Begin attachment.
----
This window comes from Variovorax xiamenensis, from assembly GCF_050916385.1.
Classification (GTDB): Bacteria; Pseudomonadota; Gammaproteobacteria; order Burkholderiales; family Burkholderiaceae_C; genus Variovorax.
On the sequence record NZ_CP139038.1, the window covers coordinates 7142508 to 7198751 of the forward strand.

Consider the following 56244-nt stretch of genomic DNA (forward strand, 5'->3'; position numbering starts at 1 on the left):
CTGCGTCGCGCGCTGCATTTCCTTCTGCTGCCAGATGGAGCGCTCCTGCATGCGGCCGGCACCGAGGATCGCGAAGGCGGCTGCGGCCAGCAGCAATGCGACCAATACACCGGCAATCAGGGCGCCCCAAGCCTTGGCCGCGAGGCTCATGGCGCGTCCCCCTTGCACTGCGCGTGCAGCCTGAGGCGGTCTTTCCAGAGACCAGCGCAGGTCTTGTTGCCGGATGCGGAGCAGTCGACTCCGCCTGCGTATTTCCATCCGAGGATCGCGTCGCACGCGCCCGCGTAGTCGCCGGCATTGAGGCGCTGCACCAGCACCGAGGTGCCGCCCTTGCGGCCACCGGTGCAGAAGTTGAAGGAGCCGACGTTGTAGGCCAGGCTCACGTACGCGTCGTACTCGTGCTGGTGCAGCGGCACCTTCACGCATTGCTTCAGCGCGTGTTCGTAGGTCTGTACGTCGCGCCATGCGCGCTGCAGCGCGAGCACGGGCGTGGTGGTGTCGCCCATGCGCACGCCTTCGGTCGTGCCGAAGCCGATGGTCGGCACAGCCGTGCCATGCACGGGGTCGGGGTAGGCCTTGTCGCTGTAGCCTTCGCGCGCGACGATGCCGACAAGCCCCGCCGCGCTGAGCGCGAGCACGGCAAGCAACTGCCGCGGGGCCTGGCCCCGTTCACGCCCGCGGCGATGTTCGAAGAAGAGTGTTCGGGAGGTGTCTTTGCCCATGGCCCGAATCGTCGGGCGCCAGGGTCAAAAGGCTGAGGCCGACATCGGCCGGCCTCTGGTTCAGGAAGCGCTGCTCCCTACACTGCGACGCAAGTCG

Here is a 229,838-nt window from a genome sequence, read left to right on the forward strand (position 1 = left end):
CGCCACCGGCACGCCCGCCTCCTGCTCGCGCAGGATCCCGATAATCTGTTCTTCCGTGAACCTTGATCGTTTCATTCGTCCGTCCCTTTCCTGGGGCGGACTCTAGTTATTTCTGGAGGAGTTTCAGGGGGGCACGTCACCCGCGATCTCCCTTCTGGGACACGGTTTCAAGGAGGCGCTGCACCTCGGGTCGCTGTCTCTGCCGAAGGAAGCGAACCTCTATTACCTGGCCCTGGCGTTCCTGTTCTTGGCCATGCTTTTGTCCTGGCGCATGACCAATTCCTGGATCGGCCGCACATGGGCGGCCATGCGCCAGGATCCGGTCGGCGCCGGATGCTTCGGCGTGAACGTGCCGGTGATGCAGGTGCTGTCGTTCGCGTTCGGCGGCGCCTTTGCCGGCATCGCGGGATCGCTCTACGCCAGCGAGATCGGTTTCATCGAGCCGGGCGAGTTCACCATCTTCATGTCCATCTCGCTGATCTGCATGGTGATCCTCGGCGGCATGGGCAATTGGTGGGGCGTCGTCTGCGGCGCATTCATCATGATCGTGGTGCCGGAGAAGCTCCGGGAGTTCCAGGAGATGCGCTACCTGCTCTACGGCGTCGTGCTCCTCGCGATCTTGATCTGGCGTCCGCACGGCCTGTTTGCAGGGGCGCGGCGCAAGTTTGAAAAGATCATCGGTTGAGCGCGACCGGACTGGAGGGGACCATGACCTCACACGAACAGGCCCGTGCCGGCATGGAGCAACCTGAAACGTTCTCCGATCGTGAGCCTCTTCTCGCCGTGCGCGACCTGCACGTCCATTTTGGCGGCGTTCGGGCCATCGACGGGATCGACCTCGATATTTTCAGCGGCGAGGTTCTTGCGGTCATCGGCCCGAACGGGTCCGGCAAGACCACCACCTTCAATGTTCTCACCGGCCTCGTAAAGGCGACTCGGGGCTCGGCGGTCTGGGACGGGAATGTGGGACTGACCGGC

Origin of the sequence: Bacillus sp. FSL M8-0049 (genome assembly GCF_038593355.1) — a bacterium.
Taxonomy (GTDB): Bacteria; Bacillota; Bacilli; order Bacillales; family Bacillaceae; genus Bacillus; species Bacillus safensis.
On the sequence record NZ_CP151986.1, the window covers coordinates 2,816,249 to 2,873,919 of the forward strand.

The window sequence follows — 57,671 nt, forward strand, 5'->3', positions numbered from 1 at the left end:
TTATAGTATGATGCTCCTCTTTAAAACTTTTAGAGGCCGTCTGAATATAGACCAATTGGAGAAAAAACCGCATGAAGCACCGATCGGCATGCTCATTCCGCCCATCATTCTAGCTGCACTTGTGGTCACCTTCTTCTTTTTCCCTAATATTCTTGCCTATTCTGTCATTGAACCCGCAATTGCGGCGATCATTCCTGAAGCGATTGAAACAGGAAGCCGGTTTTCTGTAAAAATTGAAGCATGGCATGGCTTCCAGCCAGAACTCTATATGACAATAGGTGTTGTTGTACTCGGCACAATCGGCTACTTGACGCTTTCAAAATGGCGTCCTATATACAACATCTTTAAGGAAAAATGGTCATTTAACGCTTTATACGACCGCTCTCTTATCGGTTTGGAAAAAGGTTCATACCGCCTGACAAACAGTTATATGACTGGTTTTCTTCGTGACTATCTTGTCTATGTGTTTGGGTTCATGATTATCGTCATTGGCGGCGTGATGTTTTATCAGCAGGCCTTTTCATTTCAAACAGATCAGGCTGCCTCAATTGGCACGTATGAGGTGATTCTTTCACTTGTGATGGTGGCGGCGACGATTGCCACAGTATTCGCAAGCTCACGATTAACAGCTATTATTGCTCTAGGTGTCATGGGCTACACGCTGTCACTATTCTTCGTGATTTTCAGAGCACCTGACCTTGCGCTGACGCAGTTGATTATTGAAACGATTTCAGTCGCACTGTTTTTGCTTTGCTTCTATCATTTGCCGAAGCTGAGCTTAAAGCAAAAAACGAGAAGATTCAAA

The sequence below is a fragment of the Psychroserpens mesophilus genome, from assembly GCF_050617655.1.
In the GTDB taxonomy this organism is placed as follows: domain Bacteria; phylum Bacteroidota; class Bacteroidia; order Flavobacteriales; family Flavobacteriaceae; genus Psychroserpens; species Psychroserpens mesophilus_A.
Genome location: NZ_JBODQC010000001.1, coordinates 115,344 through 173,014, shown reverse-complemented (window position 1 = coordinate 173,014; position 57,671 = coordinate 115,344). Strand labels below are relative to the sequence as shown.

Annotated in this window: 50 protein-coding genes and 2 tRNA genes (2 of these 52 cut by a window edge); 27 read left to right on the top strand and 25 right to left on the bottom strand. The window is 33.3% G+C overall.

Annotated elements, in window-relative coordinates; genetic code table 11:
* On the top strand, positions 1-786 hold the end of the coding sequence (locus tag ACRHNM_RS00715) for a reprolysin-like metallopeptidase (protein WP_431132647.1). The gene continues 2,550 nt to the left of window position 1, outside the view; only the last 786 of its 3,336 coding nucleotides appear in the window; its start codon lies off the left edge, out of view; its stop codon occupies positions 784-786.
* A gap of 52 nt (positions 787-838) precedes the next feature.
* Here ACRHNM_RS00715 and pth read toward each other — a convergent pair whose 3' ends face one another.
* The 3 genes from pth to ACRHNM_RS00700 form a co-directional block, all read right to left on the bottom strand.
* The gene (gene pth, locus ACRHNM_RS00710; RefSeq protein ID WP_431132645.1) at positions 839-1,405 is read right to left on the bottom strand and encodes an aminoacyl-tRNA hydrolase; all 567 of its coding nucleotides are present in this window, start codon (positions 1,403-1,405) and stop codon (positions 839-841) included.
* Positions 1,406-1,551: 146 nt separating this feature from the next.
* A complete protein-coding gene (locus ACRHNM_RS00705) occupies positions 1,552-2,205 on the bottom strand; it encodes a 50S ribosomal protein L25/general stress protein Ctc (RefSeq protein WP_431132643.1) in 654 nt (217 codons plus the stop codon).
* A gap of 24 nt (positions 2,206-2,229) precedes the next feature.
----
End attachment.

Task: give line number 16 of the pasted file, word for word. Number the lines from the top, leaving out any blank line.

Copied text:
Annotated in this window: 50 protein-coding genes and 2 tRNA genes (2 of these 52 cut by a window edge); 27 read left to right on the top strand and 25 right to left on the bottom strand. The window is 33.3% G+C overall.